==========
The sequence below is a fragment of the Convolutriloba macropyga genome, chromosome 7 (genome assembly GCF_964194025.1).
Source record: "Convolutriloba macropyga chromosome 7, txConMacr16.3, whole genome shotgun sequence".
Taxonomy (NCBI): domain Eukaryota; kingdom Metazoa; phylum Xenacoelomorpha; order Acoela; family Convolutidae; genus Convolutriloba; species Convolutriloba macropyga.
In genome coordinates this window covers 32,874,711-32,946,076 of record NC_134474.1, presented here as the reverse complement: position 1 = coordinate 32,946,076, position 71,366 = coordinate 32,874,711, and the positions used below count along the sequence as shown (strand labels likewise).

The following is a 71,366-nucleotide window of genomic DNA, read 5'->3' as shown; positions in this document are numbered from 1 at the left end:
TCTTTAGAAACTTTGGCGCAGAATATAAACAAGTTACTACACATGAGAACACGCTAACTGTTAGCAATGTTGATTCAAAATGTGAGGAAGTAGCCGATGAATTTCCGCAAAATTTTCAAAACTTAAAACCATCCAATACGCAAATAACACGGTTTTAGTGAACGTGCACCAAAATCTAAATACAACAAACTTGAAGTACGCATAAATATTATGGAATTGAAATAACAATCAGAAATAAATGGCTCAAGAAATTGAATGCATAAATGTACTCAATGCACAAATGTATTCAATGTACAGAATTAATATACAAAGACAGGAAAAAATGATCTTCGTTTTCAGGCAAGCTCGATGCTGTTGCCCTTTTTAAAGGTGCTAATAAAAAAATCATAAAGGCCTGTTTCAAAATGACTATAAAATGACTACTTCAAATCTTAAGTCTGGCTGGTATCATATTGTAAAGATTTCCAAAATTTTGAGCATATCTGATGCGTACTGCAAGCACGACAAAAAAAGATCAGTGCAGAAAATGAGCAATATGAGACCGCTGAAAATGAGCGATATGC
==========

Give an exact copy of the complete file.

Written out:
The sequence below is a fragment of the Convolutriloba macropyga genome, chromosome 7 (genome assembly GCF_964194025.1).
Source record: "Convolutriloba macropyga chromosome 7, txConMacr16.3, whole genome shotgun sequence".
Taxonomy (NCBI): domain Eukaryota; kingdom Metazoa; phylum Xenacoelomorpha; order Acoela; family Convolutidae; genus Convolutriloba; species Convolutriloba macropyga.
In genome coordinates this window covers 32,874,711-32,946,076 of record NC_134474.1, presented here as the reverse complement: position 1 = coordinate 32,946,076, position 71,366 = coordinate 32,874,711, and the positions used below count along the sequence as shown (strand labels likewise).

The following is a 71,366-nucleotide window of genomic DNA, read 5'->3' as shown; positions in this document are numbered from 1 at the left end:
TCTTTAGAAACTTTGGCGCAGAATATAAACAAGTTACTACACATGAGAACACGCTAACTGTTAGCAATGTTGATTCAAAATGTGAGGAAGTAGCCGATGAATTTCCGCAAAATTTTCAAAACTTAAAACCATCCAATACGCAAATAACACGGTTTTAGTGAACGTGCACCAAAATCTAAATACAACAAACTTGAAGTACGCATAAATATTATGGAATTGAAATAACAATCAGAAATAAATGGCTCAAGAAATTGAATGCATAAATGTACTCAATGCACAAATGTATTCAATGTACAGAATTAATATACAAAGACAGGAAAAAATGATCTTCGTTTTCAGGCAAGCTCGATGCTGTTGCCCTTTTTAAAGGTGCTAATAAAAAAATCATAAAGGCCTGTTTCAAAATGACTATAAAATGACTACTTCAAATCTTAAGTCTGGCTGGTATCATATTGTAAAGATTTCCAAAATTTTGAGCATATCTGATGCGTACTGCAAGCACGACAAAAAAAGATCAGTGCAGAAAATGAGCAATATGAGACCGCTGAAAATGAGCGATATGC